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Assessing Candidates for Cultural Fit

18 Feb 19 by Jason Bishop

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Assessing Candidates for Cultural Fit

Much has been said about the importance of cultural fit, and it’s an issue that is just as prevalent in IT organisations today. Without cultural fit, a new hire that looked perfect on paper can easily deteriorate a few months down the line when it becomes apparent that they don’t align with the company’s core attitudes, ideals and goals. However, there’s more to it than simply finding someone that shares common traits with the rest of your team. So, how do you assess candidates to ensure they not only meet your requirements from a skills perspective, but also complement your culture as well?

Values vs. Priorities

When hiring, one of the most prominent mistakes that employers make is to focus on a candidate’s personality. It’s widely believed that hiring people that fit into the existing culture will help them settle faster and gel with the team, but there is a flipside to hiring people with identical mindsets. After all, you don’t want a team of carbon-copy employees who all think in the same way, particularly in the IT industry, where innovation is the lifeblood of the business. Instead, consider a wider approach. Ideally, you are looking for someone who can challenge the company’s (and team’s) thinking, encourage positive change and implement new solutions or ways of doing things. Whilst personality definitely plays its part in deciding whether a candidate is the right fit or not, as long as the fundamental values of the company and candidate align, you should be safe.

What to Look for When Assessing Cultural Fit

Here are four key elements to consider when assessing candidates for cultural fit:

  1. Managerial style – Understand the management style in which the candidate will thrive under. How have they worked with managers in the past? What motivates them? What do they perceive to be a good manager?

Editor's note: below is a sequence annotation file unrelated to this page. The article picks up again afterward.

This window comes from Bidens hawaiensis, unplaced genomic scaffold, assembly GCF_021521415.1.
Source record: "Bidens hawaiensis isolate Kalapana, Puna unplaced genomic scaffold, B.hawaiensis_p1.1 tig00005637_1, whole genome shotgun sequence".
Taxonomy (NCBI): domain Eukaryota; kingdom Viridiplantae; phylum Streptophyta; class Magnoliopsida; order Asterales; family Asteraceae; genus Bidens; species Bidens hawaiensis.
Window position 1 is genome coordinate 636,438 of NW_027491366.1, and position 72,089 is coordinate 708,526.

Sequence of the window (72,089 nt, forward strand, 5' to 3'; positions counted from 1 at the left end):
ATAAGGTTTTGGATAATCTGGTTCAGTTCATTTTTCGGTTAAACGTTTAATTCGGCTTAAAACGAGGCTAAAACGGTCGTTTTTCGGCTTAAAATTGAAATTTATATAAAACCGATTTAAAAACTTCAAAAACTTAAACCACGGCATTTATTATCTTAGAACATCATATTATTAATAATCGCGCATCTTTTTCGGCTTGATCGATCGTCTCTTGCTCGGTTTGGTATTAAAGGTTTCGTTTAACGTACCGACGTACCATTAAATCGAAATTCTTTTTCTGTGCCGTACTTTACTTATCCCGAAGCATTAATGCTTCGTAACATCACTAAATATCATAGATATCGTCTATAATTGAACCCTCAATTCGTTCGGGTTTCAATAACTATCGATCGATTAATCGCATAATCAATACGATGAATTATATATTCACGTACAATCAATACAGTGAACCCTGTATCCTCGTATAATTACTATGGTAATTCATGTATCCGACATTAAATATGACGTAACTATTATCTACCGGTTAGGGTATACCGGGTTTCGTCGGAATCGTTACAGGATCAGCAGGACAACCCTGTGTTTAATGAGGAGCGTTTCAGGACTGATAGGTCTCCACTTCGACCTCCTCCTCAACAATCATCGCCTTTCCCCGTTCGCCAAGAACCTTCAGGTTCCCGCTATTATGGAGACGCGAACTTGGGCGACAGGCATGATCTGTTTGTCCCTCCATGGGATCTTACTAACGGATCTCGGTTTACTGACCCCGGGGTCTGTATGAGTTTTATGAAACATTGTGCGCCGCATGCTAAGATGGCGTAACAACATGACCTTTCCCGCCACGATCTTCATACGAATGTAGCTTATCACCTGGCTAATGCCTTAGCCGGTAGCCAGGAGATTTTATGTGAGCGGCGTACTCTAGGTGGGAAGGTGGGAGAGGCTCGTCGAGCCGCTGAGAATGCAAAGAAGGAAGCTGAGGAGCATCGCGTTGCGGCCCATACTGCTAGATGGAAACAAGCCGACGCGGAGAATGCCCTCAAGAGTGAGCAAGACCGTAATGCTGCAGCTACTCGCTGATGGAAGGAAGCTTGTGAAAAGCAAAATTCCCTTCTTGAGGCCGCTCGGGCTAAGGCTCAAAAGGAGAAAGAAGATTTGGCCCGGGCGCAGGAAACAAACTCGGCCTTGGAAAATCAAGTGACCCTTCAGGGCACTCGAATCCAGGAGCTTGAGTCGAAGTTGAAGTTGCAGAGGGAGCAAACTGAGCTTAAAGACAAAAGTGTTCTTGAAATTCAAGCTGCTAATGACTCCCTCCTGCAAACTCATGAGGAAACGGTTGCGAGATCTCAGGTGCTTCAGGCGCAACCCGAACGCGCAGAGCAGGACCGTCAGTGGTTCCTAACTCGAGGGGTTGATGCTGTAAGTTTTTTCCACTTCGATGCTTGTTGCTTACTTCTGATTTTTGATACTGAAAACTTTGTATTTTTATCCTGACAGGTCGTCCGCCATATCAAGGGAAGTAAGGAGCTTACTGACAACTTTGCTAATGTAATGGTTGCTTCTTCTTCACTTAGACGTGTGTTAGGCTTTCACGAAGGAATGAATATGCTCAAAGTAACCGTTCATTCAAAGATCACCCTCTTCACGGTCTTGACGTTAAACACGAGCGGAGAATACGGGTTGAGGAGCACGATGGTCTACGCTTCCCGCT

2. Success in previous work environments – Consider where the candidate has thrived most. For example, if they have been successful within an innovative tech startup, it may suggest that they prefer smaller organisations over large ones, or that having access to the latest technology is a priority for them.
  3. Structure of the role – Whilst the wider company may offer a great fit for the candidate, it still comes down to the structure of the role itself, such as its pace, level of autonomy and team focus. For example, if the role requires working with stakeholders outside of the IT team, is the candidate equipped to do this?
  4. Referrals – Though it is important to do your own assessment, considering a candidate who has been referred by a trusted source (who also understands the values and culture of the company) can often be a good indicator of fit.

Common Interview Questions to Assess Cultural Fit

Asking behavioural and situational questions are often designed to delve into a candidate’s motivators, preferences and ethics, helping you to paint a clear idea of their values. So, lets take a look at some specific questions to add to your list to ask:

  • What are some of the things that you liked most about your previous job and the environment that you worked in?
  • Can you give an example of a time where you were in charge of completing a complex IT project? How did you minimise downtime and reduce disruption to the business?
  • How would you describe your ideal work environment?
  • Describe a time when you had to communicate highly technical information to non-technical personnel. How did you handle this?
  • Have you ever been faced by an ethical issue at work? How did you work through it?
  • In order to be successful and happy in your job, what would you consider to be the most important factor?
  • Can you think of a time you implemented an innovative IT solution that improved business processes?
  • Is there a particular management style that you find motivates you to work harder?

Summary

As with any relationship (work or otherwise), if the fit is wrong, the relationship is bound to fail. Whilst it may seem a challenge, being aware of the nuances involved with cultural fit will help you to find the people you need to create a well-rounded team. To understand more about cultural fit, or for help with your IT recruitment needs, get in touch with the team at Sourced.